Pediatric Annals

Case Challenges 

A 13-year-old Girl with a History of Weight Loss and Fatigue

Robert Listernick, MD

  • Pediatric Annals. 2007;36(8)
  • Posted August 1, 2007

Abstract

This 13-year-old girl was admitted for evaluation of a 6-month history of weight loss and fatigue. Despite a normal food intake, she has been losing weight and stopped menstruating several months earlier. Most recently, she had been complaining of weakness. She previously had been able to walk to school carrying her bag, but she was rapidly becoming unable to do so. She now complains of diffuse pain in all of her extremities and is unable to walk secondary to weakness and pain. Several days earlier, she noted the appearance of multiple masses in her breasts, which prompted medical attention.

Key Learning Points

  1. Children who have slipped capital femoral epiphysis (SCFE) typically are heavy and between 10 and 16 years.
  2. Children who have atypical presentations of SCFE (eg, thin or outside the classic age range) are more likely to have an underlying condition such as hypothyroidism, growth hormone deficiency, or chronic renal failure.
  3. Multiple endocrine neoplasia (MEN) type 1 is characterized most commonly by tumors of the pituitary gland, parathyroid glands, and pancreas.
  4. MEN2A is caused by an activating mutation of the RET proto-oncogene and is characterized by medullary carcinoma of the thyroid, parathyroid hyperplasia, and pheochromocytoma. Despite the activating mutation of RET in MEN2A, some of the patients have hypoproliferation of ganglion cells leading to the development of Hirschsprung’s disease.
  5. MEN2B is caused by an activating mutation of the RET proto-oncogene and is characterized by the early onset of medullary carcinoma of the thyroid, as well as pheochromocytomas. Because of an overproliferation of ganglion cells, these people may develop multiple ganglioneuromas throughout the gastrointestinal tract. They generally have a marfanoid body habitus.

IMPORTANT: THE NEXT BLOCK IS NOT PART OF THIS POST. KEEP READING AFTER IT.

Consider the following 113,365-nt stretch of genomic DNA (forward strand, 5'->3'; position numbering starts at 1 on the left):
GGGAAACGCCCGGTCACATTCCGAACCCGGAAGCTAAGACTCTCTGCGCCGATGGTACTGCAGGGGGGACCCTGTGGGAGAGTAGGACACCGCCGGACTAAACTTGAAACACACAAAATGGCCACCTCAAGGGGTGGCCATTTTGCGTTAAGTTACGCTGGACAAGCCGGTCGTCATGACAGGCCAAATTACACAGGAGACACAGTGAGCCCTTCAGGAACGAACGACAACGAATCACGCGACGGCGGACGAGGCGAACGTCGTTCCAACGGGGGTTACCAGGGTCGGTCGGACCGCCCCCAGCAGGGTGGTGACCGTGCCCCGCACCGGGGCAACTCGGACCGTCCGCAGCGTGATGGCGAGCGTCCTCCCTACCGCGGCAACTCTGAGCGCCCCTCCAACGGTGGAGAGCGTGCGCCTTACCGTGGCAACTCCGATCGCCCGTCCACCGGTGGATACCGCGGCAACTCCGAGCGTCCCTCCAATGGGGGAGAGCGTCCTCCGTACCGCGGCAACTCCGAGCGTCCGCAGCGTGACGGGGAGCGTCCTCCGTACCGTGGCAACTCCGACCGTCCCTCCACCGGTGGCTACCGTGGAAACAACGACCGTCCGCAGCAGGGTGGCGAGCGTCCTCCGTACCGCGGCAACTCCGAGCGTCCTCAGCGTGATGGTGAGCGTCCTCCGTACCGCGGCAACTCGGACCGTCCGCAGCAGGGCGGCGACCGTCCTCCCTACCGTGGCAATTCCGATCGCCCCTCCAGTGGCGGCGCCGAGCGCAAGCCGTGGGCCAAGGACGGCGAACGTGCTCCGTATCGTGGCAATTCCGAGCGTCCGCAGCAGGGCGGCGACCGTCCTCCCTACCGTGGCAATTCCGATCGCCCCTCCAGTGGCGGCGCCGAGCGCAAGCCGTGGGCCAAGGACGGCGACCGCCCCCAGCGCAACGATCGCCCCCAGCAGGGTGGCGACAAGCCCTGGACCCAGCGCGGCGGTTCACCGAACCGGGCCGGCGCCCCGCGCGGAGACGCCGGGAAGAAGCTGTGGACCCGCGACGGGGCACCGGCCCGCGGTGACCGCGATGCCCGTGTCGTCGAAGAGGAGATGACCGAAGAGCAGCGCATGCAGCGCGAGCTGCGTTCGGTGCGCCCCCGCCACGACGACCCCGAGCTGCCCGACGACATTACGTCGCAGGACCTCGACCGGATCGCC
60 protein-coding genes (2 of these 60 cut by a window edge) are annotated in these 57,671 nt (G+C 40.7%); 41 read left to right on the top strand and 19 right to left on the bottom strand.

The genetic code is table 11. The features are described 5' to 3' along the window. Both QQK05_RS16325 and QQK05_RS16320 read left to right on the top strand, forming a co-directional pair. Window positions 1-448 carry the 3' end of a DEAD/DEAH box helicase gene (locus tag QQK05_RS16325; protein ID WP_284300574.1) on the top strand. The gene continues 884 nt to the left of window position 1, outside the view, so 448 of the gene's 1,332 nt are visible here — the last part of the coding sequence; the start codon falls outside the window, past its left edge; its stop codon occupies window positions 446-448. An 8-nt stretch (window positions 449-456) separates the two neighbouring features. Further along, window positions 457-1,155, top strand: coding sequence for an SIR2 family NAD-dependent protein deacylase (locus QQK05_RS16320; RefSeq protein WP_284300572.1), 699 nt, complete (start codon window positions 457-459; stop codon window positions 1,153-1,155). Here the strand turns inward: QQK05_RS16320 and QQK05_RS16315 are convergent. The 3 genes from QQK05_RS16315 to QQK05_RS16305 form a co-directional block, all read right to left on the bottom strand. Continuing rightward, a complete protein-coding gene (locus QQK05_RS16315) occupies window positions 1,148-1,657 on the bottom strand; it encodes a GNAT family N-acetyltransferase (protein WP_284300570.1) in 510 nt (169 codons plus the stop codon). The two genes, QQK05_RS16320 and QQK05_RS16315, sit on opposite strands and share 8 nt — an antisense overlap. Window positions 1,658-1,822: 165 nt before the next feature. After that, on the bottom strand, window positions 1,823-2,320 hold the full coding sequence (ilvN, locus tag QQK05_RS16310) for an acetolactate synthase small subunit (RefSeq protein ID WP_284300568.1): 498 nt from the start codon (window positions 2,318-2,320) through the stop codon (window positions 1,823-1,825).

ABOUT THE AUTHOR

Dr. Listernick is professor of pediatrics at Feinberg School of Medicine, Northwestern University, and director of the Diagnostic and Consultation Service, Division of General Academic Pediatrics, Children’s Memorial Hospital, Chicago, IL.

Abstract

This 13-year-old girl was admitted for evaluation of a 6-month history of weight loss and fatigue. Despite a normal food intake, she has been losing weight and stopped menstruating several months earlier. Most recently, she had been complaining of weakness. She previously had been able to walk to school carrying her bag, but she was rapidly becoming unable to do so. She now complains of diffuse pain in all of her extremities and is unable to walk secondary to weakness and pain. Several days earlier, she noted the appearance of multiple masses in her breasts, which prompted medical attention.

Key Learning Points

  1. Children who have slipped capital femoral epiphysis (SCFE) typically are heavy and between 10 and 16 years.
  2. Children who have atypical presentations of SCFE (eg, thin or outside the classic age range) are more likely to have an underlying condition such as hypothyroidism, growth hormone deficiency, or chronic renal failure.